Since our September story surveying a new crop of Linux smartphone contenders, including the Raspberry Pi based ZeroPhone and Purism’s Librem 5, we’ve seen several more Linux phone projects pop into view. New entries covered here include a successfully Kickstarted PiTalk phone add-on for the Raspberry Pi. There’s also a Gemini PDA with 4G support that dual-boots Linux and Android. It won Indiegogo funding last year and has now opened for additional orders.
Meanwhile, a new privacy focused Eelo project has joined several Linux software projects for repurposing old Android phones. We also have updates on the similar PostmarketOS, as well as Samsung’s project for supporting Linux desktops on its Android-based Galaxy phones when hooked up to the optional DEX desktop dock (see below).
The renewed dreams for a Linux smartphone may prove to be naïve — a fruitless tilting at windmills that will end in the same fate that befell Firefox OS and the Ubuntu Phone. However, the enthusiastic public response to most of these projects suggests there’s widespread appeal for phones that are not locked into the constraints — or opened up to the data mining — of the Linux-based Android. The Librem5, for example, blew past its $1.5 million goal to reach over $2.2 million, and the Gemini PDA earned $1.36 million. Whatever the motivation — greater privacy, increased modularity and recyclability, longer-term support, better compatibility with Linux desktops, or more open platforms for software and/or hardware innovation — the desire for changing the 10-year old smartphone formula is real.
Like the ZeroPhone, which has yet to launch its Crowd Supply campaign, the SB Components PiTalk is a fully open source platform compatible with the Raspberry Pi ecosystem. Yet instead of incorporating a Raspberry Pi Zero, the modular, hackable PiTalk is instead a shield add-on board that can work with any modern Pi from an RPi Zero to an RPi 3.
The PiTalk shield includes a 40-pin RPi header, micro-USB port, audio interfaces, and analog pins. There’s also a SIM card slot, antenna connector, and a 3G cellular module with support for voice, data, and SMS. You can further extend the board with the capabilities of the underlying Raspberry Pi, including WiFi and Bluetooth on the RPi 3, and customize it with the extensive ecosystem of RPi add-ons.
The campaign has been completed to the tune of 11,995 Pounds ($16,213), so it does not appear you can order one until after the March 2018 estimated delivery date. Funders were able to buy the shield with antenna for 47 Pounds ($64), or add 3.2-inch (65 Pounds), 4.0-inch (70 Pounds), or 5-inch (80 Pounds) touchscreens ranging from 320×240 to 800×480 pixels. Complete kits that added a Raspberry Pi and an SD card loaded with the Python 3.4-built PiTalk software ranged from 95 to 110 Pounds ($128 to $149), depending on screen size. There was also a 125 Pound full kit that added a camera, and a 90 Pound automation kit with an RPi 3 and a PiRelay automation shield, but no screen.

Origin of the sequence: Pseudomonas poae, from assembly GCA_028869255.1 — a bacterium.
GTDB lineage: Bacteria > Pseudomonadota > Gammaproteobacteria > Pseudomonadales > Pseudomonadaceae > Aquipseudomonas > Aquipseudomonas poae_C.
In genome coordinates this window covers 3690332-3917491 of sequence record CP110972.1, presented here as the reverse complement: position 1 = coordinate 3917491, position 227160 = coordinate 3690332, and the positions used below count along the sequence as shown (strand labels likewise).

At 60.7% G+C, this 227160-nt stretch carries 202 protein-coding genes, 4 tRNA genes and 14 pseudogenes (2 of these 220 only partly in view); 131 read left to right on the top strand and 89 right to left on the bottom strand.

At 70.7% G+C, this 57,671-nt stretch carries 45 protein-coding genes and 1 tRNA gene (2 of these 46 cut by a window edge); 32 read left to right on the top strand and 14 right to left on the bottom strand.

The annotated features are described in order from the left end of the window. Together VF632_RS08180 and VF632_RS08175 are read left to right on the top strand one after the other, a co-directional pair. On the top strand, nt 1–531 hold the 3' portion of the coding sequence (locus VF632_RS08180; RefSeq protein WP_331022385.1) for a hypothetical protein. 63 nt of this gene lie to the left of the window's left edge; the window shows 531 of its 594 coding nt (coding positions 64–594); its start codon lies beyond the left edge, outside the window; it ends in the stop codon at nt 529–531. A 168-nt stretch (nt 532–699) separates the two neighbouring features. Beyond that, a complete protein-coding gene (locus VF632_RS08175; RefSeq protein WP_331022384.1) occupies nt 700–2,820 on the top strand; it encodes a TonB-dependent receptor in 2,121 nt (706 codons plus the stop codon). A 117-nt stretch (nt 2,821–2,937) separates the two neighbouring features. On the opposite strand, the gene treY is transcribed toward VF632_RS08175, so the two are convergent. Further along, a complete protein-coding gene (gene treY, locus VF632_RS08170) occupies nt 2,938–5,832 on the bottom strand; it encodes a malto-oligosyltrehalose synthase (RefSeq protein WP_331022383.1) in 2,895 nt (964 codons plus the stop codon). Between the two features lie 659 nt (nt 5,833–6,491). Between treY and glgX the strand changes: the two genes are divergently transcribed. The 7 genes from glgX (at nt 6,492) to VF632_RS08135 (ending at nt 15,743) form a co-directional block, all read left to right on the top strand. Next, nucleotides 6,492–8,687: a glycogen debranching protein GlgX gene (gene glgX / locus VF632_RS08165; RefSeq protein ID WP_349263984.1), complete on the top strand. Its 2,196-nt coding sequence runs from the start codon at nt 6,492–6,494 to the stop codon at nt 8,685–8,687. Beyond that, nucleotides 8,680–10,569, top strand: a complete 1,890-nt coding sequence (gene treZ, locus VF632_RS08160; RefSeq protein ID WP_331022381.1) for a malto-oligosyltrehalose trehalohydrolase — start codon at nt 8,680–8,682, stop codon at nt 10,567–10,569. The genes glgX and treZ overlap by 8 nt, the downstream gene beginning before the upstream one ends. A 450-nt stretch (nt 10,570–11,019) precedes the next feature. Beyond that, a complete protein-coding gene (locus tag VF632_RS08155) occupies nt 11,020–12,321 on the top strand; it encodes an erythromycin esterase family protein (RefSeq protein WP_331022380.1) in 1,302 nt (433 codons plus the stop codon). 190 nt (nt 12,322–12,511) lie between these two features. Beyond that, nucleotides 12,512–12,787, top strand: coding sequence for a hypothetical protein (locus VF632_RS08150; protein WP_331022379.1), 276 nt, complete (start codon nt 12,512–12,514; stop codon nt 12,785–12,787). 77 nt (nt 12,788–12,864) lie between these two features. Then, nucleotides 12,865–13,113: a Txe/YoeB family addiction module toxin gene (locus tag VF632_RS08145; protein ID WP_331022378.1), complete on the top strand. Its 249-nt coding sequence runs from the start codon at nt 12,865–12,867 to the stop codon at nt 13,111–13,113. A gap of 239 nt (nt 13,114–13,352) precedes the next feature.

Planet Computers’ new Gemini PDA is a clamshell form-factor device with a dual-boot Linux/Android setup available in WiFi-only and 4G models. The device was funded last March, earning $1,359,174, which made it one of the most successful Indiegogo projects of 2017. It has finally begun shipping to backers, and this week, Planet Computers relaunched the device on Indiegogo for $299 (WiFi) or $399 (WiFi/4G).
The Gemini PDA was designed by Martin Riddiford, the chief designer of the Psion PDA of the late ‘90s. The 320-gram device folds open to reveal a 6-inch, 2880×1440-pixel, multi-touch screen, as well as a QWERTY keyboard with a dedicated voice assistance button.
The handheld device features a MediaTek Helio X27 SoC with dual 2.6GHz Cortex-A72 cores, two banks of quad-core Cortex-A53 cores split between 2.0GHz and 1.6GHz, plus an 875MHz Mali T880 MP4 GPU. You get 4GB RAM, 64GB flash, and a microSD slot. There’s also a 4220mAh battery